As campaign season begins to heat up, the always hot political topic of illegal immigration is getting another surge of attention.
This week California passed a new law that allows undocumented immigrant students to receive state-funded financial aid beginning in 2013.
In Tennessee, the agenda for the annual meeting of admissions officers from the three UT campuses includes a discussion about undocumented students.
"We're meeting later this month. Every year admissions officers get together and deal with issues we encounter with enrollment," said Yancy Freeman, vice chancellor of enrollment services at UT Chattanooga. "It is just one of many discussion topics we put on the agenda because we get a lot of calls from local agencies wanting to know what our stance is on admissions for undocumented students. Those are agencies that are generally working with undocumented students and might be trying to help them gain citizenship. We are not discussing any policy at the meeting. That would all have to come from governing bodies like the board of trustees."
Several years ago, UTC allowed undocumented students to attend the university if they paid out-of-state tuition. That was not the standard practice at other UT system schools like UT-Martin and UT-Knoxville. To avoid confusion, all three schools got on the same page and agreed to refrain from knowingly admitting undocumented students.
All UT system schools currently abide by that agreement, but there is no official written policy regarding undocumented students.
"We have an agreement and we are not aware of there being a single undocumented student on campus or that were knowingly admitted," said Hank Dye with the UT Office of the President. "There are no plans to revisit that stance of not knowingly admitting undocumented students. The group of admissions officers who are discussing the topic are not developing policy or making any policy decisions. They don't have that power."
Today undocumented students still have options at many other state universities and community colleges in Tennessee. Like the former UTC policy, undocumented scholars have to obtain an education at greater cost.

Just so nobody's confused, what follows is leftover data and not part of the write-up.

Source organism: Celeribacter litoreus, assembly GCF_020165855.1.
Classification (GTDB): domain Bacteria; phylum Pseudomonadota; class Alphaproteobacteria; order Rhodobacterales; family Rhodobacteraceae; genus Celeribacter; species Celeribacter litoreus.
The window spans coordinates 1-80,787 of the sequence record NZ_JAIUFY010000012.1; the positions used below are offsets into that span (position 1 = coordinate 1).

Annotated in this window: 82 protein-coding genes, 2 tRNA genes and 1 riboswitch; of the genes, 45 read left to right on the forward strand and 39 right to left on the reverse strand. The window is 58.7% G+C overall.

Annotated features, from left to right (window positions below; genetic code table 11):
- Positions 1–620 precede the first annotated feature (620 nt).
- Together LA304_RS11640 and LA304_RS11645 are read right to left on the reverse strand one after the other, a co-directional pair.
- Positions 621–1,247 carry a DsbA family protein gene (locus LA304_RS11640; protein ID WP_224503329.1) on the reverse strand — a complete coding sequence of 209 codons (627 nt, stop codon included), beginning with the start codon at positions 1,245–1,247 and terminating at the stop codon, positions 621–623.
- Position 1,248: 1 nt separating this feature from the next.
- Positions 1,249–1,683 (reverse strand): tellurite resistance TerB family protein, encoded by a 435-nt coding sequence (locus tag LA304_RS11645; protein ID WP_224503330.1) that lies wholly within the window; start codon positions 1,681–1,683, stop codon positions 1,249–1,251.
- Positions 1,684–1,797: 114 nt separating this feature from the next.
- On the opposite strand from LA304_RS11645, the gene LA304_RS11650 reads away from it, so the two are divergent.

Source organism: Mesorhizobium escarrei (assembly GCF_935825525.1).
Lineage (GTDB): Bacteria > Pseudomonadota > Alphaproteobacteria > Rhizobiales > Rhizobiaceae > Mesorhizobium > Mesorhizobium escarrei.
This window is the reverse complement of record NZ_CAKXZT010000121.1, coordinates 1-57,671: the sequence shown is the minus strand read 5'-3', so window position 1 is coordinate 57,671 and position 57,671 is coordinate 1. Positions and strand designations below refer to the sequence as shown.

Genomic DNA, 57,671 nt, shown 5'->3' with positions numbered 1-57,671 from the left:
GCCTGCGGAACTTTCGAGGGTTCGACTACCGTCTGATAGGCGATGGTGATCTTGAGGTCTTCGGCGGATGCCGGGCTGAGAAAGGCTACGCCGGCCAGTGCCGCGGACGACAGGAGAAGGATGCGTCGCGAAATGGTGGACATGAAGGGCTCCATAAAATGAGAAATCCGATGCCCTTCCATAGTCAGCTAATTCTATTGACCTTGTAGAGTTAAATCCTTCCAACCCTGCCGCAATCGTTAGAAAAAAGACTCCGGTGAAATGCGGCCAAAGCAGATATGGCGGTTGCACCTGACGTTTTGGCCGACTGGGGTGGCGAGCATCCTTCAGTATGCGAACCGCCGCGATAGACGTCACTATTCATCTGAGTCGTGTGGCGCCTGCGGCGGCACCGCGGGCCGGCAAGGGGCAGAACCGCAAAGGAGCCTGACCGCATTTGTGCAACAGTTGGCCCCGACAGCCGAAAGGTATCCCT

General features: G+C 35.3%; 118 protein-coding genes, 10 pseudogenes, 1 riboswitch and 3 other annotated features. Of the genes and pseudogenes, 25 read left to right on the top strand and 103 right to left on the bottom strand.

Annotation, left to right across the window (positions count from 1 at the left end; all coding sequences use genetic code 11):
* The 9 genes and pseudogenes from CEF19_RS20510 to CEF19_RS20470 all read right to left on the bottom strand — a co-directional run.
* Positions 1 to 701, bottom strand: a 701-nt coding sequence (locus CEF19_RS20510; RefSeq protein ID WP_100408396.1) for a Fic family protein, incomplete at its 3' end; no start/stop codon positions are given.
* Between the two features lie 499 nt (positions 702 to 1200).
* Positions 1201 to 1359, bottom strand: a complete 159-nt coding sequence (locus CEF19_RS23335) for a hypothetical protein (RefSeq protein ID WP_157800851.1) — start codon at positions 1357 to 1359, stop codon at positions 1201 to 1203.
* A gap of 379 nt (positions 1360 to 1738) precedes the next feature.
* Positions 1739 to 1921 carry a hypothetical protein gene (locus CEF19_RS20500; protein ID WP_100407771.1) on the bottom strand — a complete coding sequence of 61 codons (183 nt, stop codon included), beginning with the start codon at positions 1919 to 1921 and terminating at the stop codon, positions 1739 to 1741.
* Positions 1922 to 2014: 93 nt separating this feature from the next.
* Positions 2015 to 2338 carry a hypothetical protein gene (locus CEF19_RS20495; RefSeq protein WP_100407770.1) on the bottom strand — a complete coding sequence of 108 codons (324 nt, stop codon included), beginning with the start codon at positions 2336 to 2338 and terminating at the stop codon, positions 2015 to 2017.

Julia Wood, director of Marketing and Communications at Pellissippi State Community College, said the school allows undocumented students who meet the school's academic standards to enroll and attend PSCC. However, they must pay the much more expensive out-of-state tuition. Undocumented students are also ineligible for financial aid through the school.
The stance taken by Pellissippi State is common among other public universities operated by the Tennessee Board of Regents. Yet, like the University of Tennessee campuses, the Tennessee Board of Regents has no official written policy dictating whether or not their campuses can allow undocumented students.
Charging out-of-state tuition often puts college out-of-reach for undocumented students. Many undocumented students are not in a financial situation where they can afford the higher price of tuition without student loans. Undocumented students are unable to obtain federal student loans because applicants must possess a social security number.
Private institutions are not generally part of the political discussion regarding undocumented students because the schools do not funded by public money. Furthermore, the aforementioned difficulty paying expensive tuition fees makes private schools cost-prohibitive for undocumented students.
Nonetheless, 10News contacted Maryville College out of curiosity to see if the private school has had to address the issue of undocumented students. Karen Eldridge, Director of Communications for Maryville College, told 10News those applications would typically be handled by the department that deals with international students. Eldridge said staff members with that department are unaware of any undocumented students who have ever attended Maryville College. There is no written policy that explicitly prohibits undocumented students from attending Maryville College.